The assault on The Academy continues – this time in an op-ed commentary by Dr. Robert Zemsky, another person generally regarded as a nut case by The Academy, in the Chronicle of Higher Education. What is the latest barbarian at The Academy’s gates saying?
The history of American higher education is well supplied with reform movements that have gone nowhere. Despite fervent calls for change in a number of areas, most often issued by a commission with an impressive masthead, nothing much happens – or worse, the only visible result is hurt feelings and a hunkering down by the college leaders on whom change depends.
Of all the groups I have dealt with over the years, higher education is the most resistant to change, which may seem counter-intuitive given that The Academy is supposed to be all about thinking the great thoughts. But it is about precisely that – thinking, not changing.
Like outside reformers, state agencies cannot prescribe change (unless they are prepared for a long, exhausting battle) but must create the conditions that make change possible… The nature of the academy sucks the air out of piecemeal reforms.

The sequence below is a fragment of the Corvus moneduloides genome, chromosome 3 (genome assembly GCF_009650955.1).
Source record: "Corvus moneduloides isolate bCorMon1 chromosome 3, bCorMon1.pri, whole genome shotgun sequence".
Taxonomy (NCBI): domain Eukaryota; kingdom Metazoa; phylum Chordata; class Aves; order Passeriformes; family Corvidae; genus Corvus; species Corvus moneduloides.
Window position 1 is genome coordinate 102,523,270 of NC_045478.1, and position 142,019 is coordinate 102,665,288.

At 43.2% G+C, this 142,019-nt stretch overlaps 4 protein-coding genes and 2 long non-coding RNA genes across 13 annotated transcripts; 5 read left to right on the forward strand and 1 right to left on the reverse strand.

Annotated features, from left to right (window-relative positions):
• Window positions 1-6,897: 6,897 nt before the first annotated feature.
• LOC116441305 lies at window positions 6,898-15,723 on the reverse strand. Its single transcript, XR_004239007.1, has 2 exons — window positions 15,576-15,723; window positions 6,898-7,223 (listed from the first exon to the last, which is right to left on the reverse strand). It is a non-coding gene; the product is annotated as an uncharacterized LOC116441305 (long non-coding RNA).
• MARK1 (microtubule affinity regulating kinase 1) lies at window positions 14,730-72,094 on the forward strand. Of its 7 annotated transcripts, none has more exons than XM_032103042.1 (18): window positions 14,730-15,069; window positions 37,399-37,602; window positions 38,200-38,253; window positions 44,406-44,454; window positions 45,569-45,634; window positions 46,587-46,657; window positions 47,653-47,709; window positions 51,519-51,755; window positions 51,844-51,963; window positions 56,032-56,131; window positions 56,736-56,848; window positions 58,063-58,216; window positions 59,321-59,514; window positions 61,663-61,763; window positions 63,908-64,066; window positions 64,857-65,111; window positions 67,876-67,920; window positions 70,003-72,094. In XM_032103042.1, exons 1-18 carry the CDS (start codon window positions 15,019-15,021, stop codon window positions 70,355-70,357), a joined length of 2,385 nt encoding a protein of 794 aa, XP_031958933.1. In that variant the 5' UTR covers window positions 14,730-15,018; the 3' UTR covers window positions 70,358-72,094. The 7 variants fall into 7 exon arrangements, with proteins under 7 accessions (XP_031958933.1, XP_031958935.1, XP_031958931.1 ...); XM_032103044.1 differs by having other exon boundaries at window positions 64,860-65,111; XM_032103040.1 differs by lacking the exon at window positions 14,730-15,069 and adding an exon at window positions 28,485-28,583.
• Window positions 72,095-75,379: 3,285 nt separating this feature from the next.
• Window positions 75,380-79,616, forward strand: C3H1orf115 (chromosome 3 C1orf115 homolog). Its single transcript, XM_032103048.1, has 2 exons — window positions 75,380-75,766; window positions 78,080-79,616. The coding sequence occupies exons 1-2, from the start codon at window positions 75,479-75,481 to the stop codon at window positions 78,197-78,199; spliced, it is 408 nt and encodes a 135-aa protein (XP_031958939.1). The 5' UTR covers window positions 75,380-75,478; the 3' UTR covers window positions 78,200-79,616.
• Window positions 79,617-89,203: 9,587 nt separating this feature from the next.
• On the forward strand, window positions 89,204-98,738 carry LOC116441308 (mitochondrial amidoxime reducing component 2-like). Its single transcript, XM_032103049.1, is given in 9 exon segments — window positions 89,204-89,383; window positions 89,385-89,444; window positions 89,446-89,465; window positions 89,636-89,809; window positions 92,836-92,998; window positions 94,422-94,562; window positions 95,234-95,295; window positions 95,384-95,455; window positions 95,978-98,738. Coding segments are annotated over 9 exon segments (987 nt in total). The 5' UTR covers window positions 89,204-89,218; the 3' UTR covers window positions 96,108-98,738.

More than anyone in West Virginia higher education over the last few years, I was involved in those lll-ooo-nnn-ggg, exhausting battles with the Death Eaters and have two observations. First, don’t focus primarily on trying to build consensus from within The Academy. You’ll accomplish more by hitting your head against a wall repeatedly. Second, you really can create the conditions that make change possible – just look at how West Virginia’s community college system has been transformed over the last 5 years (a subject for some future blog posts, I suspect).
… and most important …
The problem, as the economist Richard Vedder and others have noted, is that the classic rules of supply and demand apply at best imperfectly to higher education. In a market so awash with federal money—for research support, for grants and loans to students and parents—competitive pressures aren’t sufficient to change the system.
That’s the real issue: there is little change – and tuition costs are going through the roof – because The Academy is very well insulated from the effects of the market. In my experience, the two higher education groups most receptive to change – academic research and community colleges - actually prove the rule. Why? They are expected to be entrepreneurial and address real-world concerns. If they do not, their “business” models do not work very well. Over time, we will follow the money … and thus gain a better understanding of higher education’s strengths and weaknesses.